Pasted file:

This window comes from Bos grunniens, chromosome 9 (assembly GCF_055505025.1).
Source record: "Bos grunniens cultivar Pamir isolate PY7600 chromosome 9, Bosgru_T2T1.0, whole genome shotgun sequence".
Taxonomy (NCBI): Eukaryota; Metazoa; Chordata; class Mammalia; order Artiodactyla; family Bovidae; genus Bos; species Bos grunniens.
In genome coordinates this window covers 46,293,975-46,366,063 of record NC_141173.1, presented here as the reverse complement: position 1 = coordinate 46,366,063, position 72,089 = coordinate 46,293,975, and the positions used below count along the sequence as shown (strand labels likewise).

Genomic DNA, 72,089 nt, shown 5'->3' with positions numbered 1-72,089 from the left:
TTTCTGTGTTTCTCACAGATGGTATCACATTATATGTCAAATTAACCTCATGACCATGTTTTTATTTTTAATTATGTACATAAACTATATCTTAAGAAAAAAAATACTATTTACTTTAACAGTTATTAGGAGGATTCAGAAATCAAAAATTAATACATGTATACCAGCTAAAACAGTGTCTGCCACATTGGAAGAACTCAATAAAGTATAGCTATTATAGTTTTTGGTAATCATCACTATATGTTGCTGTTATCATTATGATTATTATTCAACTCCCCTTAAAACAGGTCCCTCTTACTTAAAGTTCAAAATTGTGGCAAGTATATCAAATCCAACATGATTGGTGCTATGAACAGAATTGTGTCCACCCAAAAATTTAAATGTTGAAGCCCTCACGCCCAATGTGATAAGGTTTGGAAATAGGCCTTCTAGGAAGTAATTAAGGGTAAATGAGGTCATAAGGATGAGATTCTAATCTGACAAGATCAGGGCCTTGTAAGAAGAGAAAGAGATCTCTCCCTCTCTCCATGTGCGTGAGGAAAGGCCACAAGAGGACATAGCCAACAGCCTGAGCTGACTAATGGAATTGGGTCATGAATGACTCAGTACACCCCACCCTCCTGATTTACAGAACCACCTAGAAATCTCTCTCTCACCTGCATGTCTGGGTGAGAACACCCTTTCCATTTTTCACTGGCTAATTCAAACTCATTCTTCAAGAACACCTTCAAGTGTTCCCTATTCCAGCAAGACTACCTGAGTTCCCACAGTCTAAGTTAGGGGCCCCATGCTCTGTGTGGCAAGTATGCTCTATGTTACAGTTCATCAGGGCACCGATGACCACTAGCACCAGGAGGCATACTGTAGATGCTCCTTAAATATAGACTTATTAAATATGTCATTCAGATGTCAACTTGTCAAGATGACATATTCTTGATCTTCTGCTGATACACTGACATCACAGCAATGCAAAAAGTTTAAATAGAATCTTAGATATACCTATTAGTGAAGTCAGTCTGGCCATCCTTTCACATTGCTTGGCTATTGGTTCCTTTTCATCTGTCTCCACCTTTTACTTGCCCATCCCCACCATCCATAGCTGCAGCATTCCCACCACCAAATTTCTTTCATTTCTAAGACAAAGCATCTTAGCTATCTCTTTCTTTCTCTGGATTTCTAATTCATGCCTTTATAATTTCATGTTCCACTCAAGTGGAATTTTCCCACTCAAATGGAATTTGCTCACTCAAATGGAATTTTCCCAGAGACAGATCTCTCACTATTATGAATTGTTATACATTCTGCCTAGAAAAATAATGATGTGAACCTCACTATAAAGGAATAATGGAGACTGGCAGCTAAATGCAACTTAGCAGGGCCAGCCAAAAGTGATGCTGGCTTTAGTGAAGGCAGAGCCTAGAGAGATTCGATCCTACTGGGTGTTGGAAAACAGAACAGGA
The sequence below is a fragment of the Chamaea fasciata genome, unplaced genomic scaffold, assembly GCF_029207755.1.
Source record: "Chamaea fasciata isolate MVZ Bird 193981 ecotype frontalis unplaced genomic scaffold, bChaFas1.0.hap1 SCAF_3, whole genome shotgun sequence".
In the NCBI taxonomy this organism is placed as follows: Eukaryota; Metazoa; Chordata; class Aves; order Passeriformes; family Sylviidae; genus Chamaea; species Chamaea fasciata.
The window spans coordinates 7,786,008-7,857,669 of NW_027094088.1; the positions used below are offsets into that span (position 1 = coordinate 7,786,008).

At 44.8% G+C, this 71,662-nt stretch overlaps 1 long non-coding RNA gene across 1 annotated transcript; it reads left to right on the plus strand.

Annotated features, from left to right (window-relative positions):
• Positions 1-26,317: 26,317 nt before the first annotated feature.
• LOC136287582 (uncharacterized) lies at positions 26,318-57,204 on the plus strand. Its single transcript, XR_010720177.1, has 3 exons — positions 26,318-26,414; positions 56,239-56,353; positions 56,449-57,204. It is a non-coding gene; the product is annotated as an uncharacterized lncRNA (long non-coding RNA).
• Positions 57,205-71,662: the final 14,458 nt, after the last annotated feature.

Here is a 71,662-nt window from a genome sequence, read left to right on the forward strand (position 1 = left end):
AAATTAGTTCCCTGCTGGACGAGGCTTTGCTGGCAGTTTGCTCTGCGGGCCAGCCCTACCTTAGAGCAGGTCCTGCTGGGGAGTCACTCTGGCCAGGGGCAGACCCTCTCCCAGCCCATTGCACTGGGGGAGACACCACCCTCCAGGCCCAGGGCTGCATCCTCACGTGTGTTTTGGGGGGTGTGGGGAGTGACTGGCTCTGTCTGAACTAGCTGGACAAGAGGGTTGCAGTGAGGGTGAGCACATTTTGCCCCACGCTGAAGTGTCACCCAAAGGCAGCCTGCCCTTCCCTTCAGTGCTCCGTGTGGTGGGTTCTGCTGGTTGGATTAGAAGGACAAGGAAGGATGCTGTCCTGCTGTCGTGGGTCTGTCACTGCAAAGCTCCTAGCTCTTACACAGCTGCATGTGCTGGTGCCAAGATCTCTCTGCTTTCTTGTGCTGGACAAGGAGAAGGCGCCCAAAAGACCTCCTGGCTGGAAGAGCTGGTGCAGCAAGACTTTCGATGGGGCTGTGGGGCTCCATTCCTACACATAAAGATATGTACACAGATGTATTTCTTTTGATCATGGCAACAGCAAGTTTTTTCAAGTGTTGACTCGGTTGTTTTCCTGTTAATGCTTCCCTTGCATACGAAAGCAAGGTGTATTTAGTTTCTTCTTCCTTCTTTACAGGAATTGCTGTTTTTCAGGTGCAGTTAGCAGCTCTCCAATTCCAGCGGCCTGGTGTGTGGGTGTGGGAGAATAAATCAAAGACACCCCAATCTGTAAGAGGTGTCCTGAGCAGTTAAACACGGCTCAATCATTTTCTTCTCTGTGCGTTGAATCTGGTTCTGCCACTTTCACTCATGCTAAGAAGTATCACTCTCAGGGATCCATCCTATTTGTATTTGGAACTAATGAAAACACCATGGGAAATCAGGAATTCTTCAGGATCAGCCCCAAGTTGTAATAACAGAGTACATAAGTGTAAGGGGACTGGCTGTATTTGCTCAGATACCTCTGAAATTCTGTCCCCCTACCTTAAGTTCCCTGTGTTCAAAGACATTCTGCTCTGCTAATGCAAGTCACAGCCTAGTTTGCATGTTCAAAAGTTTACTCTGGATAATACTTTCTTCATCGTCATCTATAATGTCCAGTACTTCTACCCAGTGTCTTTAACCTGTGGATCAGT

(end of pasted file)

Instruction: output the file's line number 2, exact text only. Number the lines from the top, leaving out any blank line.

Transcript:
Source record: "Bos grunniens cultivar Pamir isolate PY7600 chromosome 9, Bosgru_T2T1.0, whole genome shotgun sequence".